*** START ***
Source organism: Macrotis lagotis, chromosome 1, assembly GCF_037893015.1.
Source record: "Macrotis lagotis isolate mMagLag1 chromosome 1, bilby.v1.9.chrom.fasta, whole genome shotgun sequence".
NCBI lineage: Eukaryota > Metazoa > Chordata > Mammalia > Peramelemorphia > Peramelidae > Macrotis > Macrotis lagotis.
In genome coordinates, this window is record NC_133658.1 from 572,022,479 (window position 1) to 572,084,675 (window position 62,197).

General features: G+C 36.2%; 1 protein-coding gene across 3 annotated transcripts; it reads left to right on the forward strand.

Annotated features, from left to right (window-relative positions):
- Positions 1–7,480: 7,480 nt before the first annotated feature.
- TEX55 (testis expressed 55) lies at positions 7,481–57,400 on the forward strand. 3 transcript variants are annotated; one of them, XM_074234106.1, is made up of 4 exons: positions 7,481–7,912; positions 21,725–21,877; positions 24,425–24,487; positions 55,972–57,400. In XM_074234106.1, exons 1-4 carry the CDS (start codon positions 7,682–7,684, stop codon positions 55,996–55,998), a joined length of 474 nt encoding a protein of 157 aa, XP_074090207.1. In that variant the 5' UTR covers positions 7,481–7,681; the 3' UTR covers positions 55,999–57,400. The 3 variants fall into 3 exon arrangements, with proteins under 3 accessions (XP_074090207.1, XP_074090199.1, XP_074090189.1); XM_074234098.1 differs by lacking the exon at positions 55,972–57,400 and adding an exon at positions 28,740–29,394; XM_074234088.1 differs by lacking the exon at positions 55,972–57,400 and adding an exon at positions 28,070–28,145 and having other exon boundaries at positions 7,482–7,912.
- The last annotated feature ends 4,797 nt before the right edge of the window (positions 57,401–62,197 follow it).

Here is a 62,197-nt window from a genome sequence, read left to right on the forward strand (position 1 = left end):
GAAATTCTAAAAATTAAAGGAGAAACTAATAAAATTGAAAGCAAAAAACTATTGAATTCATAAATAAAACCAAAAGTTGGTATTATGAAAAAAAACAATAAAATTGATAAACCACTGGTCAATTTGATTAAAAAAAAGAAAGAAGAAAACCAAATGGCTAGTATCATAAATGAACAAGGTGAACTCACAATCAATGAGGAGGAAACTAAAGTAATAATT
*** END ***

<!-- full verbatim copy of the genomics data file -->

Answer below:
Source organism: Macrotis lagotis, chromosome 1, assembly GCF_037893015.1.
Source record: "Macrotis lagotis isolate mMagLag1 chromosome 1, bilby.v1.9.chrom.fasta, whole genome shotgun sequence".
NCBI lineage: Eukaryota > Metazoa > Chordata > Mammalia > Peramelemorphia > Peramelidae > Macrotis > Macrotis lagotis.
In genome coordinates, this window is record NC_133658.1 from 572,022,479 (window position 1) to 572,084,675 (window position 62,197).

General features: G+C 36.2%; 1 protein-coding gene across 3 annotated transcripts; it reads left to right on the forward strand.

Annotated features, from left to right (window-relative positions):
- Positions 1–7,480: 7,480 nt before the first annotated feature.
- TEX55 (testis expressed 55) lies at positions 7,481–57,400 on the forward strand. 3 transcript variants are annotated; one of them, XM_074234106.1, is made up of 4 exons: positions 7,481–7,912; positions 21,725–21,877; positions 24,425–24,487; positions 55,972–57,400. In XM_074234106.1, exons 1-4 carry the CDS (start codon positions 7,682–7,684, stop codon positions 55,996–55,998), a joined length of 474 nt encoding a protein of 157 aa, XP_074090207.1. In that variant the 5' UTR covers positions 7,481–7,681; the 3' UTR covers positions 55,999–57,400. The 3 variants fall into 3 exon arrangements, with proteins under 3 accessions (XP_074090207.1, XP_074090199.1, XP_074090189.1); XM_074234098.1 differs by lacking the exon at positions 55,972–57,400 and adding an exon at positions 28,740–29,394; XM_074234088.1 differs by lacking the exon at positions 55,972–57,400 and adding an exon at positions 28,070–28,145 and having other exon boundaries at positions 7,482–7,912.
- The last annotated feature ends 4,797 nt before the right edge of the window (positions 57,401–62,197 follow it).

Here is a 62,197-nt window from a genome sequence, read left to right on the forward strand (position 1 = left end):
GAAATTCTAAAAATTAAAGGAGAAACTAATAAAATTGAAAGCAAAAAACTATTGAATTCATAAATAAAACCAAAAGTTGGTATTATGAAAAAAAACAATAAAATTGATAAACCACTGGTCAATTTGATTAAAAAAAAGAAAGAAGAAAACCAAATGGCTAGTATCATAAATGAACAAGGTGAACTCACAATCAATGAGGAGGAAACTAAAGTAATAATT